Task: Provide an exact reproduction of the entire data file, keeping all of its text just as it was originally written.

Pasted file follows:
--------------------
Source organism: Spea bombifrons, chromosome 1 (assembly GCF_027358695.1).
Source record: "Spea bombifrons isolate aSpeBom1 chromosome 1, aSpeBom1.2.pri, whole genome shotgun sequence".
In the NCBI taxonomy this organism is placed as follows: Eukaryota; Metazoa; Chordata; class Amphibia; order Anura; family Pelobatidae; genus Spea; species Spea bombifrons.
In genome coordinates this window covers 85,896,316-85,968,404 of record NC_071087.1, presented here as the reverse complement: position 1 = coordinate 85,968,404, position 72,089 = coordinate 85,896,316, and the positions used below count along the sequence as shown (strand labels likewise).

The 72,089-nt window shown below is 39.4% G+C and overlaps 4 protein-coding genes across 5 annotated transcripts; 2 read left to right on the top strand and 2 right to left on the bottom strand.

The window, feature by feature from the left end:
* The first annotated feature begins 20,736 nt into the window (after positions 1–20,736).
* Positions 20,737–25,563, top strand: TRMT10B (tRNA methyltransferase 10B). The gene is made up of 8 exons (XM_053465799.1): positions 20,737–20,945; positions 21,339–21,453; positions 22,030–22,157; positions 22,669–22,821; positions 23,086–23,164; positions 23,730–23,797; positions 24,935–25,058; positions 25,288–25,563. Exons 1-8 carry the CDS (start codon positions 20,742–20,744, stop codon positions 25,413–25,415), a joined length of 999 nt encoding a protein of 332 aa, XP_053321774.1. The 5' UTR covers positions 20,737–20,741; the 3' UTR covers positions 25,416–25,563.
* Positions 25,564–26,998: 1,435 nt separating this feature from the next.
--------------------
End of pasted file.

Source organism: Spea bombifrons, chromosome 1 (assembly GCF_027358695.1).
Source record: "Spea bombifrons isolate aSpeBom1 chromosome 1, aSpeBom1.2.pri, whole genome shotgun sequence".
In the NCBI taxonomy this organism is placed as follows: Eukaryota; Metazoa; Chordata; class Amphibia; order Anura; family Pelobatidae; genus Spea; species Spea bombifrons.
In genome coordinates this window covers 85,896,316-85,968,404 of record NC_071087.1, presented here as the reverse complement: position 1 = coordinate 85,968,404, position 72,089 = coordinate 85,896,316, and the positions used below count along the sequence as shown (strand labels likewise).

The 72,089-nt window shown below is 39.4% G+C and overlaps 4 protein-coding genes across 5 annotated transcripts; 2 read left to right on the top strand and 2 right to left on the bottom strand.

The window, feature by feature from the left end:
* The first annotated feature begins 20,736 nt into the window (after positions 1–20,736).
* Positions 20,737–25,563, top strand: TRMT10B (tRNA methyltransferase 10B). The gene is made up of 8 exons (XM_053465799.1): positions 20,737–20,945; positions 21,339–21,453; positions 22,030–22,157; positions 22,669–22,821; positions 23,086–23,164; positions 23,730–23,797; positions 24,935–25,058; positions 25,288–25,563. Exons 1-8 carry the CDS (start codon positions 20,742–20,744, stop codon positions 25,413–25,415), a joined length of 999 nt encoding a protein of 332 aa, XP_053321774.1. The 5' UTR covers positions 20,737–20,741; the 3' UTR covers positions 25,416–25,563.
* Positions 25,564–26,998: 1,435 nt separating this feature from the next.